Technology has revolutionized corporate recruitment, and if you don’t know what it takes to build a killer resume for today’s job search, your resume simply will not work. And if your resume doesn’t work, you won’t work.
Here are seven secrets that form the foundation of every killer resume.
1. Understand what your customer is buying
“Understand and sell to your customers’ needs” is the phrase that underlies all business success stories. In the same way, you need to create a resume tailored to your customers: the people in a position to hire you.
Your resume will work better when it focuses on the skills and experiences you bring to the responsibilities and deliverables of a specific target job. This requires that your resume focus on how employers think about, prioritize, and describe that job’s deliverables.
2. Fifty percent of your success is in the prep work
Decide on a single target job, one that you have the credentials and experience for. Do a Target Job Deconstruction (TJD) by collecting six job postings to analyze how your target employers think about and express their needs for that job. (Learn more and get FREE TJD download HERE). Prioritize their common requirements, and capture all the words and phrases used to describe them, in a fresh MS Word document. Then re-read this composite analysis of employers’ needs: you can now say, “this is how employers think about and describe the job I want.”
This knowledge will help your resume get pulled from resume databases for review by recruiters.
3. Use a Target Job Title
Seven out of ten resume writers forget to follow contact information with a target job title. Every movie, TV show or book starts with a title: it gives focus and draws you in. A Target Job Title will help make your resume more visible in database searches and will give the recruiter immediate focus.
4. Skip the Job Objective
Starting your resume with a job objective is a waste of time and space. No recruiter or employer cares what you want until they know you have what they want. Your resume gets, on average, a first-time reading of 6 seconds so the first section is where you will either grab or lose the reader’s attention.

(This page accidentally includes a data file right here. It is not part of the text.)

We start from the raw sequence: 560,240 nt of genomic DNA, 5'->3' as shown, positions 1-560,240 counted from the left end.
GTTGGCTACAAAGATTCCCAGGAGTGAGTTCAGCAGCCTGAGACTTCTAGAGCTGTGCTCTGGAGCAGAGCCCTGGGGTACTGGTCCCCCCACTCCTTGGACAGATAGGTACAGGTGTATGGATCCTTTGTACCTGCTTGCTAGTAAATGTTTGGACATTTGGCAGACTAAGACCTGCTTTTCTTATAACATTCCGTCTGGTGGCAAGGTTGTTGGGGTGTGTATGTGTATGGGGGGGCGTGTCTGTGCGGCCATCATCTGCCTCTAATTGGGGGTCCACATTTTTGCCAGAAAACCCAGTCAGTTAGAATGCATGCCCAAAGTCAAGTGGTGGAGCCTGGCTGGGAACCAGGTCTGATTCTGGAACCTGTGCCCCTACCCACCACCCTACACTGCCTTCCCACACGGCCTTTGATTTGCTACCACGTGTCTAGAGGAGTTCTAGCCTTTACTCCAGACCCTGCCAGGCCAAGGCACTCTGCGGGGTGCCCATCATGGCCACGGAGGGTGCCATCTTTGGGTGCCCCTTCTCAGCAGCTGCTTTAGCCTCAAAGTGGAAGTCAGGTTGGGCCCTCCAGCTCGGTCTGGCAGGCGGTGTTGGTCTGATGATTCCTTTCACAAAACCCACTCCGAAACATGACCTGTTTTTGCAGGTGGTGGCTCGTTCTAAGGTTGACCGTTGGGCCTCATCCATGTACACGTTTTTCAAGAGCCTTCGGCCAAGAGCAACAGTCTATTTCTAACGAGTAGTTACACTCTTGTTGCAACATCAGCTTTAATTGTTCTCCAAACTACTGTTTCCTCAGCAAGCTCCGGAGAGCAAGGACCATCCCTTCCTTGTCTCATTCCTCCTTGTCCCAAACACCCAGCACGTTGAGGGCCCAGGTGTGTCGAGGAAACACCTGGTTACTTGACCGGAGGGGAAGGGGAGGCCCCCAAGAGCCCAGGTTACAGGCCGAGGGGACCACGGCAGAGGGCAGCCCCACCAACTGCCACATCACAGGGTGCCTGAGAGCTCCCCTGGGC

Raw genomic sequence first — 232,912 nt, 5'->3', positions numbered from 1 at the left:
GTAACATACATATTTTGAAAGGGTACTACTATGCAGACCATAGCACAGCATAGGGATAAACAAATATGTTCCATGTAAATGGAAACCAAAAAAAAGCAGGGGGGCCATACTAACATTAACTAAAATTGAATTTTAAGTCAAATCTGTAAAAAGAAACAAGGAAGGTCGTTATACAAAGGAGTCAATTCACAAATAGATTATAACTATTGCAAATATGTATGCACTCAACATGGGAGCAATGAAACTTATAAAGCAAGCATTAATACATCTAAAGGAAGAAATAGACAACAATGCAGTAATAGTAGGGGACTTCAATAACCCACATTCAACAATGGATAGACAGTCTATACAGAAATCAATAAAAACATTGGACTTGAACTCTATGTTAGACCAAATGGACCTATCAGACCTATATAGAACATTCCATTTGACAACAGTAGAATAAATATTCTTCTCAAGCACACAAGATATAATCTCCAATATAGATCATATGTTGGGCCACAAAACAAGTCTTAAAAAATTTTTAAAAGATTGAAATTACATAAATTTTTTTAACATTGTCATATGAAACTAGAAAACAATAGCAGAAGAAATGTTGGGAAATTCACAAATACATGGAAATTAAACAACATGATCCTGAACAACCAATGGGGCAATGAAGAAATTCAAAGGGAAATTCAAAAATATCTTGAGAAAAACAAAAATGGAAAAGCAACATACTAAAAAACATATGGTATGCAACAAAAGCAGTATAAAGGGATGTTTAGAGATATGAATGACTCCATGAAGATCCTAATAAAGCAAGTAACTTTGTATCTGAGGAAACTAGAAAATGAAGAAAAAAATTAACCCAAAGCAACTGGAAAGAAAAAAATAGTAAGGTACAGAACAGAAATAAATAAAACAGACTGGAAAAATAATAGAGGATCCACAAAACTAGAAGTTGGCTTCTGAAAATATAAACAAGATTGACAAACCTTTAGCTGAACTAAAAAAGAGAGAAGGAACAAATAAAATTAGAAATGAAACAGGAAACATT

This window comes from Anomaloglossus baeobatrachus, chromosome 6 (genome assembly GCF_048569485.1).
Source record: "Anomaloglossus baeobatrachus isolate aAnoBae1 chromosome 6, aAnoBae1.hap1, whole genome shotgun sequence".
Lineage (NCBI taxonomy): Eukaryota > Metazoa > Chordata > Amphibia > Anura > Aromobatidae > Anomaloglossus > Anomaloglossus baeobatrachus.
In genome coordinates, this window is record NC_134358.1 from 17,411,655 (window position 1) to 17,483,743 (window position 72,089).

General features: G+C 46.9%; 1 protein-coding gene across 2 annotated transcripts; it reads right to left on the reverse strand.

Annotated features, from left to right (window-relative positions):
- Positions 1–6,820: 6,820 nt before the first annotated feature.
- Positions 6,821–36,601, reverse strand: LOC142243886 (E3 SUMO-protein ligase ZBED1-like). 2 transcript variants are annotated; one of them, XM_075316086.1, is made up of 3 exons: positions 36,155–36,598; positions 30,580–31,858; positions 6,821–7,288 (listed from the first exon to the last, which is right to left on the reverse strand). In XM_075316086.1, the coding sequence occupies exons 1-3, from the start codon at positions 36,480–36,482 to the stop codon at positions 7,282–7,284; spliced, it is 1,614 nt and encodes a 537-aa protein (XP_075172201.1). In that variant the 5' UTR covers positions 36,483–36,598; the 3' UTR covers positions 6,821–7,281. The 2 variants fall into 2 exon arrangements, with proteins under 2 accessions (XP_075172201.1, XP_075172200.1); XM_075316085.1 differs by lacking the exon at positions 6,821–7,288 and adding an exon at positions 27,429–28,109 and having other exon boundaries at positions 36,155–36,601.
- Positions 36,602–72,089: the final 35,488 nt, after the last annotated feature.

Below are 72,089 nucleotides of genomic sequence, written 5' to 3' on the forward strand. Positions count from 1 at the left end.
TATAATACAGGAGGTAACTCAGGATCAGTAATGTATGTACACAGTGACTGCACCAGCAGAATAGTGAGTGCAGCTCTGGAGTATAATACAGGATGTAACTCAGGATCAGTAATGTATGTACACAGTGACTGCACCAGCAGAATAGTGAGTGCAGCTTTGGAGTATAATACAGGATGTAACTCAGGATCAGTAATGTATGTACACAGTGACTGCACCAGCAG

5. Include a Performance Profile
The first section of your resume should carry the title “Performance Profile,” and it should profile your ability to do this job. That’s why Secret #2 told you how to get inside your customer’s head and understand both his needs for this job and how he thinks about and expresses those needs.
Take the most common requirements from your TJD and rewrite them as your Performance Profile. Because long paragraphs are hard on the eyes, keep yours to a maximum of five lines; this can be followed by a second paragraph or a list of bullets. This will aid database visibility and create immediate resonance with a recruiter’s tired eyes.
6. Professional Skills
Clear identification of the skills you bring to a target job is critical to your resume’s database performance and to a strong first impression on a recruiter. Following your Target Job Title and Performance Profile should be a Professional Skills or Core Competencies section.
This is simply a list of all the skills you bring to the job. Placing this list near the top improves your performance with search engine algorithms, and provides the recruiter with a series of words and phrases that drive home your suitability.
7. Keyword Scatter
Repeat each skill listed in the Professional Skills section in the context of the jobs where that skill was developed and applied. This puts your skill claims in context for the reader, and every time you mention a skill a second or third time, it doubles and triples your resume’s ranking in a search that uses those words.
Sound daunting? You bet, but I have a solution. Your resume is the most financially important document you will ever own and that’s why I recommend hiring a professional resume writing service. But understand that it isn’t an affordable option for everyone, so I’ve put together Knock Em Dead Resumes & Templates. Check out this video to learn if it’s right for you:
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